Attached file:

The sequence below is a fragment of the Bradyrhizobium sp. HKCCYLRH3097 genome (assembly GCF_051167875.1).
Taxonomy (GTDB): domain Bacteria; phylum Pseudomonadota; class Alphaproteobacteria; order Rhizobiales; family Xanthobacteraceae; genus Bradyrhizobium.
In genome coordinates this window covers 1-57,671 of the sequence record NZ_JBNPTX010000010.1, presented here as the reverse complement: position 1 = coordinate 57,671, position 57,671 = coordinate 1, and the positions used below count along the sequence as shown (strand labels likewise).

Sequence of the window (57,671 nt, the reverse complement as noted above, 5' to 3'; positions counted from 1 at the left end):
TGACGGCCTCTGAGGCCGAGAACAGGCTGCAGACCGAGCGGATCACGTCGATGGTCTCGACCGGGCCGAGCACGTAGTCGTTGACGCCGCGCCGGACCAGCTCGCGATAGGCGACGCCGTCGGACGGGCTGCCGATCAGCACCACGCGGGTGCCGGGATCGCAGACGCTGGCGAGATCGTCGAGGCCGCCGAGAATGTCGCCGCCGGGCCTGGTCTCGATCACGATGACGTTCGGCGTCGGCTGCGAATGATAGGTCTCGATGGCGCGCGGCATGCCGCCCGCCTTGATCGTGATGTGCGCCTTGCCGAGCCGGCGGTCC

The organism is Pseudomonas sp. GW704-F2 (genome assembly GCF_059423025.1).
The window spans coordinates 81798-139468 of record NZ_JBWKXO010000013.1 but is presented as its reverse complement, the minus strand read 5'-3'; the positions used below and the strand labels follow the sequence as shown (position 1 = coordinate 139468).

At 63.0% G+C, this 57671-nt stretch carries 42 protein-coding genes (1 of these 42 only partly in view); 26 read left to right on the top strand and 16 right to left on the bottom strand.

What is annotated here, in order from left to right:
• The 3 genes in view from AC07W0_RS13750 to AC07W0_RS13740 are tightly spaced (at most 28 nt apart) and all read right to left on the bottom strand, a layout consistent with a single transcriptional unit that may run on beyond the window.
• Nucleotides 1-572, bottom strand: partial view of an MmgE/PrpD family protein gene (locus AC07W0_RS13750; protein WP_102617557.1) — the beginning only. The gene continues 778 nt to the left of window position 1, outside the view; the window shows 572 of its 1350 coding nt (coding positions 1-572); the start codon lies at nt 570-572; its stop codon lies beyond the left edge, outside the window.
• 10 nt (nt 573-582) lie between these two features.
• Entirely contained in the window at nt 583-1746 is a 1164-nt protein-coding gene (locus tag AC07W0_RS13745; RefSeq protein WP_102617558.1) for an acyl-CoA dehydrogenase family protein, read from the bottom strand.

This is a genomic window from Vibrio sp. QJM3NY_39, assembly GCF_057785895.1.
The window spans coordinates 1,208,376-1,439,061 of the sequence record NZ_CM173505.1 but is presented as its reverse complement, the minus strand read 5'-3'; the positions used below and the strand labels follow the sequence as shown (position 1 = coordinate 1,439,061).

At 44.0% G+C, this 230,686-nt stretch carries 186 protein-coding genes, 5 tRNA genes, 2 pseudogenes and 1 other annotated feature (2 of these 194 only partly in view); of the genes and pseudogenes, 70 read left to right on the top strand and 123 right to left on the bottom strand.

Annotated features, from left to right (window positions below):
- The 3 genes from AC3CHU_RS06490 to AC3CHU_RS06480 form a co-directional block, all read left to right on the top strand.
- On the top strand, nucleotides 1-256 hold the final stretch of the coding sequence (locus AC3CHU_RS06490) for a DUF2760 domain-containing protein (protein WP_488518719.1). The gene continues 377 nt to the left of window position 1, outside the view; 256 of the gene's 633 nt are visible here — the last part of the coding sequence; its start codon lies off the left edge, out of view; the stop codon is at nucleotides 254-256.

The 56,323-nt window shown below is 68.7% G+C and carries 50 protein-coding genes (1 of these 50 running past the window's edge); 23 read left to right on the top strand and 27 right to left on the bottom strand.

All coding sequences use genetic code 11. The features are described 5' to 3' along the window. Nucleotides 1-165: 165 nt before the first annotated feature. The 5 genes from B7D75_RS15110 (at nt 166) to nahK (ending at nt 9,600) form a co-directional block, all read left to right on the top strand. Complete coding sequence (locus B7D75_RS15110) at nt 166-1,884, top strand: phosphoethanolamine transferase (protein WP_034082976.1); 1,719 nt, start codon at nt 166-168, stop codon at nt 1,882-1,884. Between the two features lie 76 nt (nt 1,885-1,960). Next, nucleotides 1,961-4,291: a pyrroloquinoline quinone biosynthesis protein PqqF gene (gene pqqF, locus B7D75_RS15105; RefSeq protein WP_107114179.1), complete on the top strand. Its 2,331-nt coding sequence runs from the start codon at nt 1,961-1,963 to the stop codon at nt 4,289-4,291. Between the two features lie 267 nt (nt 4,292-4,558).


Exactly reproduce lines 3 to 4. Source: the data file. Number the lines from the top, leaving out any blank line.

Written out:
In genome coordinates this window covers 1-57,671 of the sequence record NZ_JBNPTX010000010.1, presented here as the reverse complement: position 1 = coordinate 57,671, position 57,671 = coordinate 1, and the positions used below count along the sequence as shown (strand labels likewise).

Sequence of the window (57,671 nt, the reverse complement as noted above, 5' to 3'; positions counted from 1 at the left end):